Hawaii officers involved about rising studies of harassment towards marine life

HONOLULU (KHON2) – Waikiki Kaimana Beach will remain closed while Kaiwi and her pup relax.

Meanwhile, marine life officials are concerned about an increasing number of reports of harassment against this endangered species.

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The viewer video sent to KHON2 has affected officials. The video was recently captured at Shark Pit Beach in Lahaina, Maui.

The person in the video can be seen splashing water on the monk seal until it is forced back into the ocean.

All eyes on the newborn Hawaiian monk seal in Waikiki

The National Oceanic and Atmospheric Administration (NOAA) says they are currently investigating the incident, and this is far from rare.

“We have actually seen an increase in reports of suspected harassment disorder since the pandemic since the pandemic,” said Adam Kurtz, wildlife management coordinator at NOAA Fisheries.

Harassment of a Hawaiian monk seal is illegal and carries severe penalties.

“Your fines could go up to more than $ 50,000, or it could be a simple Settlement Letter of less than $ 1,000, or depending on how outrageous the violation is,” said Martina Sagapolu of NOAA’s Law Enforcement Department Fisheries.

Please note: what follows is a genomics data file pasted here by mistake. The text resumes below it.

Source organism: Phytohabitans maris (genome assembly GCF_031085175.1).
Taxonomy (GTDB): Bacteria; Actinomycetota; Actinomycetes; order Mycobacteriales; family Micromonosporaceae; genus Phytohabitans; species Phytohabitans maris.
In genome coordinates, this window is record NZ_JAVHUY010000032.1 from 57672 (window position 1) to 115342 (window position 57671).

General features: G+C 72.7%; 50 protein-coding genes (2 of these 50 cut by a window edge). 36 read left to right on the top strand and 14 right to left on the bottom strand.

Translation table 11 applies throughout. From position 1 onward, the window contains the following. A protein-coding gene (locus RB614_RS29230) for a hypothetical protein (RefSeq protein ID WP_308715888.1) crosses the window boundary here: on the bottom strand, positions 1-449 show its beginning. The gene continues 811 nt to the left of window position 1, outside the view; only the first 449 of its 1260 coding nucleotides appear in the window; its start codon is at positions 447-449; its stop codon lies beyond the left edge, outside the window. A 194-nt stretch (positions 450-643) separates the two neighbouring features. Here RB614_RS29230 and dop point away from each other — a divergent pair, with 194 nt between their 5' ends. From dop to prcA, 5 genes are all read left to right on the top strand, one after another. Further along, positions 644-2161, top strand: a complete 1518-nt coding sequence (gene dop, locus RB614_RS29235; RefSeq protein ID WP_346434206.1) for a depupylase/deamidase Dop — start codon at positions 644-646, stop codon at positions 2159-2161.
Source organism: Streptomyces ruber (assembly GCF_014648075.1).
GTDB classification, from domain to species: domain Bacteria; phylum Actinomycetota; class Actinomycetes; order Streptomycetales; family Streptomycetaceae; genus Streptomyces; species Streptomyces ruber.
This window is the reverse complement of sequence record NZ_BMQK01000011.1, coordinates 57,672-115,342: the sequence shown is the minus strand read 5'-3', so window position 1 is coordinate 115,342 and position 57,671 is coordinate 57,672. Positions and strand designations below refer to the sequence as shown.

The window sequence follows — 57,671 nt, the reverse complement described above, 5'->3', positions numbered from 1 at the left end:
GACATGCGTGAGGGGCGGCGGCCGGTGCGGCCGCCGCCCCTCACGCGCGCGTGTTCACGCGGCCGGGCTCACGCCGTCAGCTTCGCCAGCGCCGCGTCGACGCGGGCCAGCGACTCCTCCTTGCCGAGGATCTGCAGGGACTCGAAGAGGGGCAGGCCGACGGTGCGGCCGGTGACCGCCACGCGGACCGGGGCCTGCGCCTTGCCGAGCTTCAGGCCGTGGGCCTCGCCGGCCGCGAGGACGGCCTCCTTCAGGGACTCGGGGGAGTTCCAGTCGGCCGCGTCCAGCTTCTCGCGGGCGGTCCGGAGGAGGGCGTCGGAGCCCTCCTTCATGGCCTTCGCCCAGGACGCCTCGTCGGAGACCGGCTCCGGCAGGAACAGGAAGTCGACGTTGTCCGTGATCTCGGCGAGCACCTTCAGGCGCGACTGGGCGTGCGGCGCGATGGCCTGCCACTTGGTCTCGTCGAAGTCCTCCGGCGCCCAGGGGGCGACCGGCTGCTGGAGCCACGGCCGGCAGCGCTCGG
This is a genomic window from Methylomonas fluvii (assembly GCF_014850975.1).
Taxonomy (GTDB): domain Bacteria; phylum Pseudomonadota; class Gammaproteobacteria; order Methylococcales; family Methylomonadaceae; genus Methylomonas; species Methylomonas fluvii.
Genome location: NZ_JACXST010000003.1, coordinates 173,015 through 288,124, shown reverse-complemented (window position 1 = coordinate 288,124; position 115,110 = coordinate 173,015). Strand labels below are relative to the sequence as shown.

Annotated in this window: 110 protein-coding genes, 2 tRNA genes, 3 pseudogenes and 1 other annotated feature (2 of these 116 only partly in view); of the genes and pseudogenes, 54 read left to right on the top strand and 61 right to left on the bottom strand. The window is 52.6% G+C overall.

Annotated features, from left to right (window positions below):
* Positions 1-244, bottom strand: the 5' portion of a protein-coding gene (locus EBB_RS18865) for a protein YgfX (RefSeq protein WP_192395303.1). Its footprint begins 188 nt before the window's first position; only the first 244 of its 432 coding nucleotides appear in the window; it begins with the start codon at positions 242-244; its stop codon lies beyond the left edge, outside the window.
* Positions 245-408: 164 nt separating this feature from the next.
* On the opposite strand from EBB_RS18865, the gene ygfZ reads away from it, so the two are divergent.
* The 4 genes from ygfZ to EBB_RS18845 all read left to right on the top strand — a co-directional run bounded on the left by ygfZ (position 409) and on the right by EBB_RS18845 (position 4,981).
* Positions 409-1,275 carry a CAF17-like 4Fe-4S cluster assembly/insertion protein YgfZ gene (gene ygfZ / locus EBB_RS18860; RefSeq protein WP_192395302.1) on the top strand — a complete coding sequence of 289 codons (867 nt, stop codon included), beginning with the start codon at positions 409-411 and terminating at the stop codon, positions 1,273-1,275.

The consequences don’t stop there. Getting too close can have a huge impact on the animal.

“It could cause reproductive problems. It can use up precious energy that they need to survive. It can interfere with other important behaviors they have like resting or taking care of their young or feeding, ”said Kurtz.

All officers ask to keep a safe distance. They say there is an easy way to find out what that is.

Spectators can ensure they are far enough away by using the NOAA “rule of thumb” rule when there are no obstacles.

There are also rules when beach goers get in the water and encounter marine life.

“It’s 50 meters for dolphins and small whales. For humpback whales it’s 100 meters and for monk seals we usually say about 50 feet, ”Kurtz said.

“We all want to enjoy the beaches, we all want to enjoy the water. If you can do this while respecting the animals that are there it will be a win for everyone, ”Sagapolu said.

To report a violation to NOAA, call the helpline at (800) -853-1964 or click here.

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